What’s happened so far in World of Warcraft: Battle for Azeroth?
Are you a lapsed World of Warcraft player? Do you want to know what’s gone down in the most recent expansion, Battle for Azeroth? That’s a trickier task than one might think, since the story is spread across two faction campaigns, endgame content, a book, novellas, and comics. Don’t worry — we’ve assembled the facts here, so you can get up to speed in time to go fight Azshara in patch 8.2.
The space drama setup
At the end of Legion, the Horde and Alliance united and teamed up to take out Sargeras, the fallen Titan, and the guy who — up until now — has served as the probable end-boss of Warcraft. We got on a spaceship and fought a planet, which was weird. Along the way, we learned that some planets — including Azeroth — have souls, and when those souls are born, they turn into Titans.
We stopped the Burning Legion, the game’s main villains since Warcraft 3, and then locked Sargeras up in space jail. He is imprisoned in the Seat of the Pantheon with all of the other Titans, and Illidan Stormrage stayed behind to act as a jailor. This will probably never come up again and we can consider the matter fully resolved.
Azeroth, the planet, and Azeroth, the Titan, both share a name. Because the Titan is sleeping, she can’t communicate much, and when she does, it’s through Magni Bronzebeard, the Speaker of Azeroth. It also means the Battle for Azeroth is a Battle for … Azeroth. Makes you think, huh?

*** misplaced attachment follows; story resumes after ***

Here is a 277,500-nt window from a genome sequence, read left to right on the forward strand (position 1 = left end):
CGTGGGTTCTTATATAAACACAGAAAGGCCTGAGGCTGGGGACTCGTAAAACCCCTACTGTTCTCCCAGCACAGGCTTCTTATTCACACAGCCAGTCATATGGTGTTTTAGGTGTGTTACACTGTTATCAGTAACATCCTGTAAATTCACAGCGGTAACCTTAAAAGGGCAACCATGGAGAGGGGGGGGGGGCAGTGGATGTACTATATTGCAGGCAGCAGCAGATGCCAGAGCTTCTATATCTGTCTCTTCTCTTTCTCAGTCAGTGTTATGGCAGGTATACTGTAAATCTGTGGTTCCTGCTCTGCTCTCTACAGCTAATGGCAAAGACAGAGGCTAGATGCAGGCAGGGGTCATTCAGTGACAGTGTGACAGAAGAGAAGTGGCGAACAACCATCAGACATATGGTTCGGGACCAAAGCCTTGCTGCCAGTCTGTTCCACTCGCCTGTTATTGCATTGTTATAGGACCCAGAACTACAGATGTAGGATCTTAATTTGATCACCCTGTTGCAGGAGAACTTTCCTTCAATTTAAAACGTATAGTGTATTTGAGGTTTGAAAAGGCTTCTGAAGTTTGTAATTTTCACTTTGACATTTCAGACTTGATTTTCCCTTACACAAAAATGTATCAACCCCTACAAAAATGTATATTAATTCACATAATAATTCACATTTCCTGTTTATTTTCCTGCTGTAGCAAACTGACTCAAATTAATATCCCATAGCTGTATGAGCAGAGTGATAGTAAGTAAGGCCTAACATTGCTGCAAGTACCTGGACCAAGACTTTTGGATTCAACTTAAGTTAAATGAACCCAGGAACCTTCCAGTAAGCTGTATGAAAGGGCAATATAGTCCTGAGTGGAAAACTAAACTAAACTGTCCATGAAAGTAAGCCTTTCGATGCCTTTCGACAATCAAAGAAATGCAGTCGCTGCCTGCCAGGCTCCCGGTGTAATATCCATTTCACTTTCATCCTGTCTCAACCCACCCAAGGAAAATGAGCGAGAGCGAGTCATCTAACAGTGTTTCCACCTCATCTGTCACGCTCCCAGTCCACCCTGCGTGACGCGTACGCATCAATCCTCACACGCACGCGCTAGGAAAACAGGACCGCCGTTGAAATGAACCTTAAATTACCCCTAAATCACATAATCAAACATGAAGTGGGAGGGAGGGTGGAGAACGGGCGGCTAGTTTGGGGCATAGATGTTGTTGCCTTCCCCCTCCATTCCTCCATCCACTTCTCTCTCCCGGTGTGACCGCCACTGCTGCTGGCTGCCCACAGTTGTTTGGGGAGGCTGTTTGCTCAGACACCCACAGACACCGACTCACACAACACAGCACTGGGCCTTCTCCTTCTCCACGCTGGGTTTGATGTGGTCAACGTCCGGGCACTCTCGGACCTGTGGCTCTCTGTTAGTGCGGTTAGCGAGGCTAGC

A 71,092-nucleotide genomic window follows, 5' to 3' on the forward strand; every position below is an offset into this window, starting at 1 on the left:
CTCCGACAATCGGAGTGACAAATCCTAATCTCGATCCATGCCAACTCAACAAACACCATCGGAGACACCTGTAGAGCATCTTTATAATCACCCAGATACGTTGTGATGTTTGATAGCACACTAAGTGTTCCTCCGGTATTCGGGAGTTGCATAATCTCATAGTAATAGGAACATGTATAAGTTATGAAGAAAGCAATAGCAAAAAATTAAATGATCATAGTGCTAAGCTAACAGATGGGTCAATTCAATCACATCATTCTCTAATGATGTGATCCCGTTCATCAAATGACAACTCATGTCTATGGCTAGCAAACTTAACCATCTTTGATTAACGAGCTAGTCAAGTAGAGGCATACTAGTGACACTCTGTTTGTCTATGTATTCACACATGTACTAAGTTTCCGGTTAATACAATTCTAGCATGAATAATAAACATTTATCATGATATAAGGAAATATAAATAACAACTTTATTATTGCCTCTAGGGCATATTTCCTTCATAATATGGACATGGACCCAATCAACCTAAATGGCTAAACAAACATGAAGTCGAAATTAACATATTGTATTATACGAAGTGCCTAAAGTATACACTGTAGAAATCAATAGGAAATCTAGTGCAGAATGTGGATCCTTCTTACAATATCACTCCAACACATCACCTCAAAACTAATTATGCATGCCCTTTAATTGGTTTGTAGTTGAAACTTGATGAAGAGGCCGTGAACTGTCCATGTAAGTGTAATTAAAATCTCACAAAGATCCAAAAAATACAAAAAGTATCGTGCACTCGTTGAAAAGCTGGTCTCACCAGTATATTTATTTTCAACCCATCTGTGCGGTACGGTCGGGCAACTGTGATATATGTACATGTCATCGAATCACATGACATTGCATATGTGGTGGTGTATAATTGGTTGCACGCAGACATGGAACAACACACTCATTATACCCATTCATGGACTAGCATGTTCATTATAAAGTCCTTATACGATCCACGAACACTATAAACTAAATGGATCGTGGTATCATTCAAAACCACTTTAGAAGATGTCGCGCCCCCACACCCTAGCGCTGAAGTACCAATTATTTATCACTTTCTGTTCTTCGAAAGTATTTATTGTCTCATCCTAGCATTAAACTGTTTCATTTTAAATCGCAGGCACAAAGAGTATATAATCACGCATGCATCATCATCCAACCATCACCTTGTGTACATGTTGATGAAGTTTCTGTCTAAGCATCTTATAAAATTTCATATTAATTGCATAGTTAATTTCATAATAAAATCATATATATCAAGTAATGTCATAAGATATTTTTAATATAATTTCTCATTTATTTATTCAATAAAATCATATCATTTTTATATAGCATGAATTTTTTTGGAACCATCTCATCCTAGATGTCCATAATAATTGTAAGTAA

However, in his desperation, Sargeras stabbed the planet before we could fully lock him up. That sword is still embedded in Silithus, and it is slowly killing Azeroth. Only by sacrificing our powerful Artifact weapons from Legion were players able to slow the damage. It’s an ongoing issue.
Azeroth is now bleeding Azerite, which is popping up everywhere. It’s a powerful alchemy ingredient that can heal, empower, and, most importantly, be weaponized. The logic and capabilities of Azerite are very vague, but it is essentially able to push warfare to a whole new level.
The Gathering … of murder!
In the book World of Warcraft: Before the Storm, Sylvanas and Anduin set up a political conference for Forsaken and humans who are related to meet. Sylvanas hopes her people are rejected, making her rule seem all the more benevolent. Anduin is genuinely hoping for peace. He also brings Calia Menethil, the older sister of Arthas. Arthas is the guy who murdered Sylvanas, became the Lich King, and served as a major antagonist up until Wrath of the Lich King, so this wasn’t a great idea.
Why did Anduin bring Calia Menethil to the Gathering? The two of them are both priests, and bonded over their love of the Light. Calia promised to keep everything on the down-low. Finally, after getting hit with a giant magical bell, Anduin’s bones start to hurt any time he starts to do anything bad, and his bones gave him the all clear to bring her along.
Calia is the legal ruler of Lordaeron, but she has abdicated her throne and served as a follower in the Priest campaign back in Legion. The Forsaken on the field recognize her and ask for her to help them join the Alliance. Sylvanas, in response, murders each Forsaken on the field and kills Calia as well.